Retail prices in US Dollars at the time of review:
2 meter stereo pair – $1.390 (+VAT)
2,5 meter stereo pair – $1.590 (+VAT) (as reviewed)
Other lengths available
2 meter stereo pair – $2.590 (+VAT)
2,5 meter stereo pair – $2.990 (+VAT) (as reviewed)
Other lengths available
Review samples supplied by Mad Scientist Audio
Having reviewed a fair amount of Mad Scientist Audio products, I thought that I had a pretty good handle on the performance of their cables and accessories relative to other products, as well as on the brand’s house sound in general. Well, let me just say that going into this latest review, my ideas were about to be turned around.
Mad Scientist Audio products never fail to be intriguing and many of their products have wowed or amazed me. In addition, they consistently offer great performance at the price point, which is usually lower than the competition. This time around, though, the Mad Scientist has released what appear to be very serious speaker cables, along with a pretty serious price tag.
There was no doubt in my mind that these cables would sound good. But would they really live up to the expectations? Before shipping them to me, Bob joked that he hoped they would be the best speaker cables that I have heard. Hahaha, yes, well, let’s hope so, I replied, but probably not, I thought. After all, I have been very content with the Jorma Trinity speaker cables ever since I reviewed them in 2019.
Based on past experience with Mad Scientist cables, I was counting on the Black Magic speaker cables to sound a certain way, but this time, I would be in for a surprise!
Black Magic Speaker Cables
Mad Scientist Audio has been designing speaker cables for years but none were considered to be either good enough or practical enough to make into a product. Until now. This new design came about after a brainstorming session that prompted the question “Why doesn’t ordinary speaker cable sound good?” What was referred to is the regular twin-cable that can be purchased at a couple of dollars per meter from the local electronics shop. After all, there are people who will tell you that as long as the basic parameters (e.g. resistance) are within spec, then it can’t possibly make any difference. So why do speaker cables sound different?
This produced a long list of possible answers, which the company set about testing. For example, one idea was that the speaker and cable can act as a giant antenna and send RF back into the amplifier, which lead to the idea of a “bad antenna” design to minimize the noise pickup or transmission.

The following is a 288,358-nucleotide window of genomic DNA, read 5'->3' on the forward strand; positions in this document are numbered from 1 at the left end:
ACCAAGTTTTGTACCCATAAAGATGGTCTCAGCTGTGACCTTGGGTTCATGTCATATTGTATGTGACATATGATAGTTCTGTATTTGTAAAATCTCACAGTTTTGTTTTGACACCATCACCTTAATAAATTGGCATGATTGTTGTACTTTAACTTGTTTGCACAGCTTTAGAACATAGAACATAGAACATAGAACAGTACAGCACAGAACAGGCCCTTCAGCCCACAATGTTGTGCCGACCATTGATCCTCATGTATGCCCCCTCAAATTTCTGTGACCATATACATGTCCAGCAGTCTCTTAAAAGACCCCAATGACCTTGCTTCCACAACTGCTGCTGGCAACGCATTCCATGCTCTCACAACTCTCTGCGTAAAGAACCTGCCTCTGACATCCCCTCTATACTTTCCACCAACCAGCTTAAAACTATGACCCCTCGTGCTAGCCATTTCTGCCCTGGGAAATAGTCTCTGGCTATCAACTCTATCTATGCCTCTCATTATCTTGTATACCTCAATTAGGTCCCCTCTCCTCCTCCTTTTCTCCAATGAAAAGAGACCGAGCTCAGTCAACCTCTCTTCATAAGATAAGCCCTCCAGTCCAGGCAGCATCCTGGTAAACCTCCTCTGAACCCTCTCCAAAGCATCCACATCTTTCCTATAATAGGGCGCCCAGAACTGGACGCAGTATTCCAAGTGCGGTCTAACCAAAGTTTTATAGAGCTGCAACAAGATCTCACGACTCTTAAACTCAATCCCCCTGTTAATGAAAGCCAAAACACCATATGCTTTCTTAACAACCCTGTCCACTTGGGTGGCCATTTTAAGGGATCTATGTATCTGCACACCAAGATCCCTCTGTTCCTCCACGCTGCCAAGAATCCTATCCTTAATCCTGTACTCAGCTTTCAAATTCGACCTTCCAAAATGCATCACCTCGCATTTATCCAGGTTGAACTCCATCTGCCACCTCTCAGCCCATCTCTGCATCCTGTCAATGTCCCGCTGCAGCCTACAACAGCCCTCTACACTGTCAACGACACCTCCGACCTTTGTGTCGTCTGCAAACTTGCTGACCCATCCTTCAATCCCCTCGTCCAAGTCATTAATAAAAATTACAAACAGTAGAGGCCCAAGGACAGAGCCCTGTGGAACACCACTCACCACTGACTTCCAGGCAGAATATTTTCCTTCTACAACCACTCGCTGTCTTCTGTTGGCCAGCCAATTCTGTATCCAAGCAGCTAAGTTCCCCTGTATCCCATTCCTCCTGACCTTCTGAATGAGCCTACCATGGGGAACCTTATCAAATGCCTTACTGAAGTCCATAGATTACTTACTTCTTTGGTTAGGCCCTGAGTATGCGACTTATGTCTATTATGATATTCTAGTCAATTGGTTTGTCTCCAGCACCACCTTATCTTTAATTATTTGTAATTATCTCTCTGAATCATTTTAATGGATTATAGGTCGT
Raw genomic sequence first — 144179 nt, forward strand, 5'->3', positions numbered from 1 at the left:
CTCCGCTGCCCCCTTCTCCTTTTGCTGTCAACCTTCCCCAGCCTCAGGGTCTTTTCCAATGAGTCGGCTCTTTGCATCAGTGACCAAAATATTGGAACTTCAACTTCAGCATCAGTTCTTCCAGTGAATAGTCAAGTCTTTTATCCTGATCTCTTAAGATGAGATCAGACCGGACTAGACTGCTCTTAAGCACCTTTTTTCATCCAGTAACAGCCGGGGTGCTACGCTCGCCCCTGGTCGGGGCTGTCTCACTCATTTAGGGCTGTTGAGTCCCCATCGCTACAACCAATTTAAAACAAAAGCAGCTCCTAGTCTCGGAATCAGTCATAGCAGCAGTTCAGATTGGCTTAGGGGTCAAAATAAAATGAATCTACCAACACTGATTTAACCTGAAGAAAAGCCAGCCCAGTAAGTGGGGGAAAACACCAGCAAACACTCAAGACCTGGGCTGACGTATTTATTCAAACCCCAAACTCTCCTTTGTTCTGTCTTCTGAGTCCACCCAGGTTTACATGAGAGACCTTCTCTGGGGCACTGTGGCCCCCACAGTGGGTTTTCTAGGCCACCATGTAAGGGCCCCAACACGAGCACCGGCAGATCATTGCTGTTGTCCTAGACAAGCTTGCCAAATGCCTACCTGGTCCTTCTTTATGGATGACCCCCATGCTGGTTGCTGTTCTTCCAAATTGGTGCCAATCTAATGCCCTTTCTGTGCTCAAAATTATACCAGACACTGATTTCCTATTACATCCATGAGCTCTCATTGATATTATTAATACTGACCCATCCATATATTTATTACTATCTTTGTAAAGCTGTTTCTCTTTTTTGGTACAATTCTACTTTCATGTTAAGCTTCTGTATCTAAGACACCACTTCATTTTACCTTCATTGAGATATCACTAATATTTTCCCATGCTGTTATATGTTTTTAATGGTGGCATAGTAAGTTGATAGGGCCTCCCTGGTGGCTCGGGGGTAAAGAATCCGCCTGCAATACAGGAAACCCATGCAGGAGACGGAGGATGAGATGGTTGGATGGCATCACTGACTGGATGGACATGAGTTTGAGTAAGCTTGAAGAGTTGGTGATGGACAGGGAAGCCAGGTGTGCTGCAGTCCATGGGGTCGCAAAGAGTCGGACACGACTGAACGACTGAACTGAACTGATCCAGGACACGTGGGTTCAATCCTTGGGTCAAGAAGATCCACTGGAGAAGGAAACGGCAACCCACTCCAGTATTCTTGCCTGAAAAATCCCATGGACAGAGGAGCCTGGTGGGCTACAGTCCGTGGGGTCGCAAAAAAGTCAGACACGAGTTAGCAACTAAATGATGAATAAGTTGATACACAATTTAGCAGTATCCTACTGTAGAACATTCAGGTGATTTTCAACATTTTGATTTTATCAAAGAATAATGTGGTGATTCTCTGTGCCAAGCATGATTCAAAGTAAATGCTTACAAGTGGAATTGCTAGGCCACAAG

Another design concept was to create multiple symmetries. A simple example of symmetry is a twisted pair – this rejects noise due to its symmetrical construction. The new Black Magic speaker cables go well beyond this, creating a whole bunch of symmetries.
At each end of the cable, there is a pair of “speaker kegs”. These look similar to the kegs that are used on Mad Scientist power cords. However, they are quite different – the power cord kegs are designed to pass 50/60Hz but the speaker kegs must pass the whole audio band. The speaker cable kegs are reformulated and tuned to specifically this application.
Here’s some extra info that Bob shared with me in an email:
After the brainstorming session, I ended up with about a dozen possible things and then set about designing a cable that met all these. An important part of the design is symmetry; it is a noise rejection technique, for instance, balanced is symmetry. A twisted pair is symmetry. These cables incorporate as many levels of symmetry as I could possibly squeeze in. Plus these are fully shielded cables, with an innovative balanced shield and a bunch of other things. These cables really are a system, but the downside is they take a lot of work to make, something like 10-12 hours of hard labor, depending on the model.